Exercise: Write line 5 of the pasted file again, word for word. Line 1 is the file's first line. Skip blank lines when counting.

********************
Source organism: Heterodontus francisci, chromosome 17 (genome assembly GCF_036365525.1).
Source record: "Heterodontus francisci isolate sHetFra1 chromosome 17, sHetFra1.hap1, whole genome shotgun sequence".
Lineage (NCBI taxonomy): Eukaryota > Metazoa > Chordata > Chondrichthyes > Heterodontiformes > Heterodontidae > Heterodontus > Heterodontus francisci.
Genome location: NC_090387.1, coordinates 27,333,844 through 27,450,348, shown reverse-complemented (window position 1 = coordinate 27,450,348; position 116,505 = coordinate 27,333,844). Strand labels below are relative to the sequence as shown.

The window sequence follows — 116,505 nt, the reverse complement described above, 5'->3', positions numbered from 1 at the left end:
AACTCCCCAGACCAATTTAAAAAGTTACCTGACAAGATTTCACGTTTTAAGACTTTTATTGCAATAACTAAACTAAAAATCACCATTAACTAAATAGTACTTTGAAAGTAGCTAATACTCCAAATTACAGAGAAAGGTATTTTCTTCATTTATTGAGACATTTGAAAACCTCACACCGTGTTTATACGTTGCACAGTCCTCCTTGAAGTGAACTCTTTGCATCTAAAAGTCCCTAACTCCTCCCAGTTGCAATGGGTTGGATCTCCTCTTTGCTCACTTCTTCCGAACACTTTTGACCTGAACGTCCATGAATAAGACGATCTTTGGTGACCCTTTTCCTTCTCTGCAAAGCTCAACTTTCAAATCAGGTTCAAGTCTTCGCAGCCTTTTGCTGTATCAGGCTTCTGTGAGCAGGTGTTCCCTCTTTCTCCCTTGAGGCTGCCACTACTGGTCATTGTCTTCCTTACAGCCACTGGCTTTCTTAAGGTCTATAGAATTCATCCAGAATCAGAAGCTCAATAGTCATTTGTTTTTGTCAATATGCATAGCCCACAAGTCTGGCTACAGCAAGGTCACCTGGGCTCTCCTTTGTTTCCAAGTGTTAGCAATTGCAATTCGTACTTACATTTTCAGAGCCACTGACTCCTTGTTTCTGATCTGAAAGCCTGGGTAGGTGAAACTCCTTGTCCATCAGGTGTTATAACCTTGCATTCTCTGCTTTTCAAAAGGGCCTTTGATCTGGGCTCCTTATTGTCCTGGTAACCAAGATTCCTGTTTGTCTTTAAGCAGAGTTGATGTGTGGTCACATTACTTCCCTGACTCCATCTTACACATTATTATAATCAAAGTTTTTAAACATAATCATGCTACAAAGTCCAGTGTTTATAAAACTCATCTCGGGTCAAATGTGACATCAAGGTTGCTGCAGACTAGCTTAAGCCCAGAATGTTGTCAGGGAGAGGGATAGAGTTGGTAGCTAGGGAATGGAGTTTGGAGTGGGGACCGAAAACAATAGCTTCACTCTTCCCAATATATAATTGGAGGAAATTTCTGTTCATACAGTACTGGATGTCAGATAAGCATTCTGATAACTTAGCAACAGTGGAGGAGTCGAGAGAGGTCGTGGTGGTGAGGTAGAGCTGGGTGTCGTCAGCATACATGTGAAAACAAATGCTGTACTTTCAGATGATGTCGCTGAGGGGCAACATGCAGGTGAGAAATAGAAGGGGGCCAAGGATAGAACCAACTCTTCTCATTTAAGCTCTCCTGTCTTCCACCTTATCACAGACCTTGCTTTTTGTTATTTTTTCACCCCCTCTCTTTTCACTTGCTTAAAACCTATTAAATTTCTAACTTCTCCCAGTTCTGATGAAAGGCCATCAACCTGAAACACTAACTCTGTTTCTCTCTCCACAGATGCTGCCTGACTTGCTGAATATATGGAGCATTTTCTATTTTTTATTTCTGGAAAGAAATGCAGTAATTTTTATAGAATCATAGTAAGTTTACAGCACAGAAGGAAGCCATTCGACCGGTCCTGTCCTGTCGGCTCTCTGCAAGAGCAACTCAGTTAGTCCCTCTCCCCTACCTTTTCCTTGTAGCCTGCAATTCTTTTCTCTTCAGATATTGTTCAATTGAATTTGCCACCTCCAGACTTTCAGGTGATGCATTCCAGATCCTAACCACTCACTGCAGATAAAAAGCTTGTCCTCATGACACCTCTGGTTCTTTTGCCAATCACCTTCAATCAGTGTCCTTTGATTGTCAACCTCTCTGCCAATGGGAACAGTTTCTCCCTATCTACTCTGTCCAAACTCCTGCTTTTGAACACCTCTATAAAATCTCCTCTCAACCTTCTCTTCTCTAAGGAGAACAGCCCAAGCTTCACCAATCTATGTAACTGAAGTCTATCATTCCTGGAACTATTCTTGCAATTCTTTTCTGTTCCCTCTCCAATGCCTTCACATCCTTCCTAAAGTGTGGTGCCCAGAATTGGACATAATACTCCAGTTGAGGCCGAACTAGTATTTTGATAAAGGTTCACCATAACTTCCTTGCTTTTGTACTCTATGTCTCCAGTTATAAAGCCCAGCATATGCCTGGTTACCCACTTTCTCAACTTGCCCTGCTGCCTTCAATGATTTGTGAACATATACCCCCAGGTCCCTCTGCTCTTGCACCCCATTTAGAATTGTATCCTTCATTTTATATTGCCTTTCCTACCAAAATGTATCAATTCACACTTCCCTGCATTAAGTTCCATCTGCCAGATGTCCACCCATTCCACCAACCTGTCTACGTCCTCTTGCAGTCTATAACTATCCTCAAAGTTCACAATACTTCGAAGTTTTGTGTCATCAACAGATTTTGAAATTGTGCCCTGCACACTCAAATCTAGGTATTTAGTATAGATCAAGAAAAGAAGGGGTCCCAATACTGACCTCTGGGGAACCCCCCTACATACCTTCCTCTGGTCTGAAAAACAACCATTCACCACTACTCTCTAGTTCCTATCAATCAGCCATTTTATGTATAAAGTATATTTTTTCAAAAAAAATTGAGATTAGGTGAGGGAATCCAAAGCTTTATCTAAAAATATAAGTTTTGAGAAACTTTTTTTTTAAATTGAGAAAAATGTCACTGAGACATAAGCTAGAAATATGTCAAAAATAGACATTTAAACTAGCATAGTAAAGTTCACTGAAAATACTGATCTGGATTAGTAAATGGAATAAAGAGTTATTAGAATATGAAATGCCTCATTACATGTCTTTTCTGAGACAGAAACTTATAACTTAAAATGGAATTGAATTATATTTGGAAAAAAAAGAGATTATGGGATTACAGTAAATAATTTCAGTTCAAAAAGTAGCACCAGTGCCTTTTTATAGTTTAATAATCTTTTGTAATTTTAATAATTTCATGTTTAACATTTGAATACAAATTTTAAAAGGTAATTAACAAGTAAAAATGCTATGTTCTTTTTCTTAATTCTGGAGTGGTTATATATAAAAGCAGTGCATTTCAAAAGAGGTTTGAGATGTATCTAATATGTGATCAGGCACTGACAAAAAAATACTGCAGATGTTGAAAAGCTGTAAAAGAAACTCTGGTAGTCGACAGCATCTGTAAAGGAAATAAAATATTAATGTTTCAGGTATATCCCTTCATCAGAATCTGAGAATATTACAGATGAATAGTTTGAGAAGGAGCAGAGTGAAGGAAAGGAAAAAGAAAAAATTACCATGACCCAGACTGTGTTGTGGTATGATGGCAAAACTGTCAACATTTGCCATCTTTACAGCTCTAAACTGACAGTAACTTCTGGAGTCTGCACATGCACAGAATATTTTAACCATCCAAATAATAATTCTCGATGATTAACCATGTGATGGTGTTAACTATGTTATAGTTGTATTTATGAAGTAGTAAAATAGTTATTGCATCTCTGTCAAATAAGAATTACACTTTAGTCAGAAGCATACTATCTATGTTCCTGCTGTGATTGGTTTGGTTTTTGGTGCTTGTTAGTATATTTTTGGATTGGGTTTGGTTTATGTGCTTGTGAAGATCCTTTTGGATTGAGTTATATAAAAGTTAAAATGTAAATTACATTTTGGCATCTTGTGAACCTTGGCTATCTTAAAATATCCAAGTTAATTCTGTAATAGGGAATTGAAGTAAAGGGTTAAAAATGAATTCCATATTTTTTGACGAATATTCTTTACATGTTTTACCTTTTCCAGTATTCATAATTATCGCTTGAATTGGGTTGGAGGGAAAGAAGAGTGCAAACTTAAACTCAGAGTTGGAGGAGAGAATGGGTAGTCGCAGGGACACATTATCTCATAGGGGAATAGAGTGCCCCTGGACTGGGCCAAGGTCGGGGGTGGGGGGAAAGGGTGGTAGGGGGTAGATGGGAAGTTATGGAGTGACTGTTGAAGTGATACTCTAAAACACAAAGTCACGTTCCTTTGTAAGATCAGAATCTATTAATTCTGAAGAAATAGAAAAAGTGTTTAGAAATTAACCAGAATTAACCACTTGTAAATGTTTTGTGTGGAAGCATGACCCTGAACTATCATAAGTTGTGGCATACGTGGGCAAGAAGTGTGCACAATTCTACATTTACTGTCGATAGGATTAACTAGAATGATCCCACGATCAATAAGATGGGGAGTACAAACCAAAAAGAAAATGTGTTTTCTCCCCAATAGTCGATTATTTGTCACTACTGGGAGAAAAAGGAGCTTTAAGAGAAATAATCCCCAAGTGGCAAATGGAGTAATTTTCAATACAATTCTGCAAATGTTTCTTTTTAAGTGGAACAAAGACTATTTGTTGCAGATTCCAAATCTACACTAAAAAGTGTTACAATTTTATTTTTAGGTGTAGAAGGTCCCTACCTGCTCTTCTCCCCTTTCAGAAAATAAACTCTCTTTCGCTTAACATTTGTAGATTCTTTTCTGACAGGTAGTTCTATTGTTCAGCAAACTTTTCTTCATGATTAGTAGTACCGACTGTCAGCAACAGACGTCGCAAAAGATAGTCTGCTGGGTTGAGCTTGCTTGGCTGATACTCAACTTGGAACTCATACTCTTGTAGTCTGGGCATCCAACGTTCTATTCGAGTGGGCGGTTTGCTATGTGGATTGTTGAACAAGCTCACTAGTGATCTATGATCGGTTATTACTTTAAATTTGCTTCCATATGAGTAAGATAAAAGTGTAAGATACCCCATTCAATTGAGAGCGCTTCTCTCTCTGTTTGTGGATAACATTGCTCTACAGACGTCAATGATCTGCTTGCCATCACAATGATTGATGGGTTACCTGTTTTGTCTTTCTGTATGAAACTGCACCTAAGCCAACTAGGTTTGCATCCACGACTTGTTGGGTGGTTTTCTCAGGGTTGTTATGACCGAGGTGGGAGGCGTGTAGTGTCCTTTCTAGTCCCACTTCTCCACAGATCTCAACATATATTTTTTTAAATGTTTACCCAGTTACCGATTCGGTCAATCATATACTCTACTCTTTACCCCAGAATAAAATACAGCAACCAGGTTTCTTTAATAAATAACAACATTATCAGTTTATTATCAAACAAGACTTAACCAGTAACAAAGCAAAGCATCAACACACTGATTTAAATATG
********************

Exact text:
The window sequence follows — 116,505 nt, the reverse complement described above, 5'->3', positions numbered from 1 at the left end: